What Is The Gross Body?

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स्थूल शरीर

Sthula (gross) + Sarira (body)

Gross Body Definition

In Sanskrit, the term “gross body” is rendered Sthula sarira.

Sthula means “gross,” “dense,” “thick,” “bulky,” or “stout.”

Sarira means “body.”

The gross body is also sometimes referred to as the physical body.

In yogic philosophy, human beings are composed of three bodies, consisting of five koshas (sheaths) in total:

1. Sthula Sarira, the physical or gross body, which contains:

  • Annamaya kosha (the food sheath).

2. Sukshma Sarira, the subtle or astral body, which contains:

  • Pranamaya kosha (the energy sheath);
  • Manomaya kosha (the mental sheath);
  • Vijanamaya kosha (the intellect sheath).

3. Karana Sarira, the causal body, which contains:

  • Anandamaya (the bliss sheath).

These bodies come into being via avidya (nescience, unawareness, ignorance of the Self), which creates jiva (the individual soul hiding from its true self).

woman holding her new born baby in hospital, representing the birth of the gross body

Gross Body Deep Dive

In yogic philosophy, human consciousness is divided into the waker, the dreamer, and the deep sleeper. The gross body is identified with the waker, the subtle body with the dreamer, and the causal body with the deep sleeper. Together, these three bodies form your being, your individuated consciousness.

The gross body is the one most of us identify with – this mass of stuff. It’s the physical body, and as the Sanskrit word sthula implies, it’s heavy and dense, unlike the incorporeal subtle and causal bodies. It is said to vibrate at the lowest frequencies.

The gross body eats, breathes, and moves. It is subject to birth, decay, and death. It is the annamaya kosha, or “food sheath,” literally made up of what you eat and absorb. Bones, tendons, muscles, skin, organs, etc.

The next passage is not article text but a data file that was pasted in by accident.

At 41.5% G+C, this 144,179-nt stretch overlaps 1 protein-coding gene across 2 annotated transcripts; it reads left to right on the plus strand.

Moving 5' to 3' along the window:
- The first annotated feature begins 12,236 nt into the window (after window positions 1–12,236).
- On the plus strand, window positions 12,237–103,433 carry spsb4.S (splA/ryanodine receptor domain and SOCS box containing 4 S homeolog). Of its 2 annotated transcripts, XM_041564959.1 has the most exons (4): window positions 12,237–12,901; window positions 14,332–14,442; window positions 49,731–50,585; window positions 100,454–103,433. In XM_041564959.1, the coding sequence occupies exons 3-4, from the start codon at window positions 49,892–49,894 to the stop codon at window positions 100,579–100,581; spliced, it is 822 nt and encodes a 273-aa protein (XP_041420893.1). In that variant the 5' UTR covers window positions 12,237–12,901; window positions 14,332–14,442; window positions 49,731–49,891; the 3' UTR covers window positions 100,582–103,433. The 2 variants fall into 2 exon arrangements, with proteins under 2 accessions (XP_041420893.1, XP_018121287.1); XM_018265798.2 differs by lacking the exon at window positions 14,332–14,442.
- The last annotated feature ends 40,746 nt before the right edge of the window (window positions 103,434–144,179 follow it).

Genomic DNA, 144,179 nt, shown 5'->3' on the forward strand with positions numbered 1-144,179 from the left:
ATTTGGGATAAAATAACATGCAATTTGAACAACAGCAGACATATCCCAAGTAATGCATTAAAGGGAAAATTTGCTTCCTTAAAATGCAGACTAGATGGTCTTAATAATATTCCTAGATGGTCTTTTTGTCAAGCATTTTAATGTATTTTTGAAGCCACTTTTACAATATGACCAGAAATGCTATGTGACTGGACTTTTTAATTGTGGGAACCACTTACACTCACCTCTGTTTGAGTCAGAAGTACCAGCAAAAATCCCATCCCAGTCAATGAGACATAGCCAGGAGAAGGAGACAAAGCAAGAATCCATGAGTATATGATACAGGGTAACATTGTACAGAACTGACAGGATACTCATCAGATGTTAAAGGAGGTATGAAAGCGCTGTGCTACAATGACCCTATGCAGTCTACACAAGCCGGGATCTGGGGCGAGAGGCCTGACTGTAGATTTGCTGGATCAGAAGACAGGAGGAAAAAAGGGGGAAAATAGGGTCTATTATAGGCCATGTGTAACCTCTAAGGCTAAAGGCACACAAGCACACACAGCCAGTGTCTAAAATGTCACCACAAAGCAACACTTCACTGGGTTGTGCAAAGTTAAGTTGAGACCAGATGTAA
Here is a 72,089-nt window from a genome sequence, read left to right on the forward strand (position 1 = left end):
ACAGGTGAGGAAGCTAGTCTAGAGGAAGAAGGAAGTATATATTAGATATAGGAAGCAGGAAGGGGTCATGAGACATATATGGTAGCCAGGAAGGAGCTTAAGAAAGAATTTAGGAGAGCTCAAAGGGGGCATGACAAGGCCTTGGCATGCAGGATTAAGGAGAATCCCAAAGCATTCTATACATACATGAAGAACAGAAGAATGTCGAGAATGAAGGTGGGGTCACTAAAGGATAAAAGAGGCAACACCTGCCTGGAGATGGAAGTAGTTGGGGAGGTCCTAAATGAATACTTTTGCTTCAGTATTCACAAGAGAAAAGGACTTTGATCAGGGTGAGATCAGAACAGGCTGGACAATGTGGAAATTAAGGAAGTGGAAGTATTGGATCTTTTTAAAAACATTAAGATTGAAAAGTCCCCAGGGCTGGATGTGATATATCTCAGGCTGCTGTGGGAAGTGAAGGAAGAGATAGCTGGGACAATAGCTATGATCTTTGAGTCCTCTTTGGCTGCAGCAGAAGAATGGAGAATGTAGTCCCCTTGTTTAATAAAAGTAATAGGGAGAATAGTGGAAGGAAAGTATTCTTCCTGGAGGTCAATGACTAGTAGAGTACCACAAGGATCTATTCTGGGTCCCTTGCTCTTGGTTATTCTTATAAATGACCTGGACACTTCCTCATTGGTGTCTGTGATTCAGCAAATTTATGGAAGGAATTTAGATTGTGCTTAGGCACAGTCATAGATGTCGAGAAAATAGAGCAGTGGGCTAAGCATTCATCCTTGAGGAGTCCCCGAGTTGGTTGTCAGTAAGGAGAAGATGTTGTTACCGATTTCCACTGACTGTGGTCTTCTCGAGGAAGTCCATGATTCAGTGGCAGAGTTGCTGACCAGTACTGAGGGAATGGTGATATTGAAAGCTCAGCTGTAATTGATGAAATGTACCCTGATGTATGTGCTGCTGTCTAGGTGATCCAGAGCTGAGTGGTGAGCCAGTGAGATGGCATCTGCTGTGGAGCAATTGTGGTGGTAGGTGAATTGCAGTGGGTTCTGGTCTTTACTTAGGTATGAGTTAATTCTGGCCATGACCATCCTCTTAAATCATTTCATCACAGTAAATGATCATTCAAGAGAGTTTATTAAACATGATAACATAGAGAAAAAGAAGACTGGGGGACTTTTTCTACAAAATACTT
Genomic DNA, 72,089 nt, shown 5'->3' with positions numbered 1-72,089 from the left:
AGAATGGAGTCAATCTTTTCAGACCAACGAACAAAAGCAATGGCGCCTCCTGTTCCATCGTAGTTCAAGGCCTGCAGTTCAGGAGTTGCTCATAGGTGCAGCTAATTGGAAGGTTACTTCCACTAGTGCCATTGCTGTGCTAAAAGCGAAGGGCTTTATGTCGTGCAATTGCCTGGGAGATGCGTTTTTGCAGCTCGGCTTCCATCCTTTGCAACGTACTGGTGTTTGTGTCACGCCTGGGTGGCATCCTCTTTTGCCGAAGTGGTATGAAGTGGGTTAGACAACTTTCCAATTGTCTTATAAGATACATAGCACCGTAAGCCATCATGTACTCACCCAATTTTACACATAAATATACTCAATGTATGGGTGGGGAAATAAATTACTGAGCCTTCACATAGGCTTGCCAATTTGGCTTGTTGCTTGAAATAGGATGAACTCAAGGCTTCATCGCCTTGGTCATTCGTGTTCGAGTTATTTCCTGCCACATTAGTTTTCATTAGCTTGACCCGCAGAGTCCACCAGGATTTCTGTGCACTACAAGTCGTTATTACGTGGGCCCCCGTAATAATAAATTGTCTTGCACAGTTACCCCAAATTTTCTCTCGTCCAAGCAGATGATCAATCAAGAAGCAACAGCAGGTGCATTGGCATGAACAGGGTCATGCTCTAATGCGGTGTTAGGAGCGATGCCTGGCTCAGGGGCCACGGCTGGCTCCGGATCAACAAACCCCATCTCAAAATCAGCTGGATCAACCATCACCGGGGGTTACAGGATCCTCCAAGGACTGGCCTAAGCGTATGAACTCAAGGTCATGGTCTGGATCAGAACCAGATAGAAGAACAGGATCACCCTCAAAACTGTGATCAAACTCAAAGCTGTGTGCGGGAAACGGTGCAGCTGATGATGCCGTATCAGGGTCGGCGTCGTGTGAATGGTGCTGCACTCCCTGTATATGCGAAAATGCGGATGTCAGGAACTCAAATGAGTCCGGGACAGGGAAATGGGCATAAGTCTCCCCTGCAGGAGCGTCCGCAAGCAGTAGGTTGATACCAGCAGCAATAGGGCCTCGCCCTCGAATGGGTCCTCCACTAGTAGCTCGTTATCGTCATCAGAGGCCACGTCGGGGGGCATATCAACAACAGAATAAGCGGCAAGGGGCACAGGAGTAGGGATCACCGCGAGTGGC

It is sometimes said to be the temporary housing of your jiva, or individuated consciousness. Think of it as a space suit designed to sensorily engage with the physical world.

“Just as a man casts off worn out clothes and puts on new ones, so also the embodied self casts off worn out bodies.”

– Bhagavad Gita 2:22.

The shape and likeness of your gross body is said to depend on your karma and a process known as panchikarana, which combines the primordial elements of earth, water, fire, air, and ether to create material existence.

woman doing extended child's pose on a red yoga mat, representing someone taking care of their gross body

The Gross Body in Your Life

The way you use and relate to your gross body is crucial to your awakening. This is why those who start practicing yoga often begin by learning about and caring for their physical body.

You can start by finding out what your dosha is.

According to ayurveda, the world’s oldest known medical science, when the five elements of earth, water, fire, air, and ether come together to form your body, they are proportioned into three doshas.

Vata – composed of air and ether.

Kapha – composed of earth and water.

Pitta – composed of fire and earth.

I always encourage my students to take a dosha quiz (or two or three). It can help you discover what foods work best for you, and which exercises and types of yoga are most suitable. You may have to subscribe to some sites to take the quizzes, but… It’s worth it.

When it comes to relating to your gross body, asanas (yoga postures) are another good place to start.

“The body is my temple. Asanas are my prayers.”

– BKS Iyengar.

You may have heard the expression, “get into your body.” Try taking it literally in your yoga practice. Instead of thinking, move your body and activate your muscle groups exactly as instructed.

Breathe consciously, and tune into how your breathing affects your mind.

Notice how your posture affects your focus.

It’s all connected. If your yoga journey means knowing your true self you’ll have to connect with your body.

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To go deep and expand your yogic knowledge, access our free Yoga Terms Encyclopedia, where we host a profound wealth of ancient and timeless yogic wisdom in an accessible modern format.

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Hailing from the Yukon, Canada, David (B.A, M.A.) is a yoga teacher (200-hour therapeutic YTT) and long-time student and practitioner of various spiritual disciplines including vedanta and Islam.

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